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Year : 2018  |  Volume : 19  |  Issue : 1  |  Page : 23-26  

Radiation-induced coronary artery disease in young patients

1 Department of Internal Medicine, University of Puerto Rico School of Medicine, RIo Piedras, San Juan, Puerto Rico, USA
2 Division of Cardiovascular Medicine, University of Puerto Rico School of Medicine, RIo Piedras, San Juan, Puerto Rico, USA
3 Department of Medicine, Division of Cardiovascular Medicine, University of Puerto Rico School of Medicine, San Juan, Puerto Rico, USA
4 School of Medicine, University of Puerto Rico School of Medicine, RIo Piedras, San Juan, Puerto Rico, USA

Date of Web Publication10-May-2018

Correspondence Address:
Dr. Angel López-Candales
Division of Cardiovascular Medicine, University of Puerto Rico School of Medicine, Medical Sciences Building, PO Box 365067, San Juan, Puerto Rico 00936-5067
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Source of Support: None, Conflict of Interest: None


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Exposure to radiotherapy has been shown to accelerate myocardial damage or injury to the cardiac vasculature. Accelerated coronary artery disease (CAD) is one of the main manifestations of cardiac disease in patients who undergo mediastinal radiation therapy. We present the cases of three young patients who developed severe CAD secondary to remote mediastinal radiotherapy.

Keywords: Coronary artery disease, radiation-induced coronary artery disease, radiotherapy

How to cite this article:
Ruiz CR, Mesa-Pabón M, Soto K, Román JH, López-Candales A. Radiation-induced coronary artery disease in young patients. Heart Views 2018;19:23-6

How to cite this URL:
Ruiz CR, Mesa-Pabón M, Soto K, Román JH, López-Candales A. Radiation-induced coronary artery disease in young patients. Heart Views [serial online] 2018 [cited 2023 Dec 8];19:23-6. Available from: https://www.heartviews.org/text.asp?2018/19/1/23/232158

   Introduction Top

Heart disease and cancer are the two most common causes of death in the world. Radiotherapy has led to the successful treatment of multiple malignancies, often leading to a definite cure. Therefore, it is imperative to recognize subsequent cardiovascular disease secondary to cancer treatment. With improving survival rates, delayed cardiac complications have been recognized, with one of the most severe being radiation-induced coronary artery disease (RICAD).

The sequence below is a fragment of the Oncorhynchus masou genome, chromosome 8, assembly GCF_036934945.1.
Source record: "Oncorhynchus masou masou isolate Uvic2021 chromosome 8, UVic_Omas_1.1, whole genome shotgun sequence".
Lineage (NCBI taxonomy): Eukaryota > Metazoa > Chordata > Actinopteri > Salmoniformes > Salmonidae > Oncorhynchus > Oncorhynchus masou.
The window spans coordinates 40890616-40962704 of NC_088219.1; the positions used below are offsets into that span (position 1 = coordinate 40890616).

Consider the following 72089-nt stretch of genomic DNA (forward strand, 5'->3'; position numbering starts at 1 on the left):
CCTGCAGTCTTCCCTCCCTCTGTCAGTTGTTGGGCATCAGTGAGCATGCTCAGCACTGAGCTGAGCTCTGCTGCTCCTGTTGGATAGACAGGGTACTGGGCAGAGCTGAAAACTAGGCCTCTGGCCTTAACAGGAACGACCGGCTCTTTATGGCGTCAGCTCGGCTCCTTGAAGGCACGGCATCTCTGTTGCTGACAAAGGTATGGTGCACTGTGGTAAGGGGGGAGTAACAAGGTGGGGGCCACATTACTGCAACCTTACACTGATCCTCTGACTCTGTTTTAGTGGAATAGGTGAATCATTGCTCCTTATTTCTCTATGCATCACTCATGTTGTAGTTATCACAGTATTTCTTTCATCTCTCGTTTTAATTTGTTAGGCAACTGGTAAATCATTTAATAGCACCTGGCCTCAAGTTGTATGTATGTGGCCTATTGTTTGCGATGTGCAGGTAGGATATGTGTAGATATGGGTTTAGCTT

Case Presentations Top

Case 1

We present the case of a 31-year-old woman with a history of Hodgkin's lymphoma who presented to our institution with a 1-week history of oppressive chest discomfort and dyspnea associated with minimal exertion. Eight years before evaluation, she underwent a successful therapy of her lymphoma with 34 courses of radiation. She had no family history of premature CAD. Physical examination was remarkable for signs of congestive heart failure. A transthoracic echocardiogram revealed a moderate left ventricular systolic dysfunction with a left ventricular ejection fraction (EF) of 35%. Left heart catheterization was performed and revealed a critical 99% occluded proximal left main coronary artery [Figure 1]. She underwent subsequent coronary artery bypass grafting with improvement of symptoms and is currently doing well.
Figure 1: Proximal left main coronary artery 99% occlusion in Case 1

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Case 2

A 25-year-old man presented to our institution with a 1-year history of progressive dyspnea with exertion. He had received multiple courses of radiation 9 years before our evaluation for a spinal tumor. He had multiple hospitalizations throughout the year for bronchopneumonia and bronchial asthma exacerbations. He had no family history of premature CAD. On echocardiography, a mildly reduced left ventricular systolic function with estimated EF of 40% was identified as well as moderate aortic insufficiency with severe calcification of the aortic and mitral valves. Cardiac catheterization revealed 99% stenosis of the left main coronary artery [Figure 2]. The patient underwent coronary bypass grafting, but unfortunately died due to intraoperative complications.
Figure 2: Left main coronary artery 99% occlusion in Case 2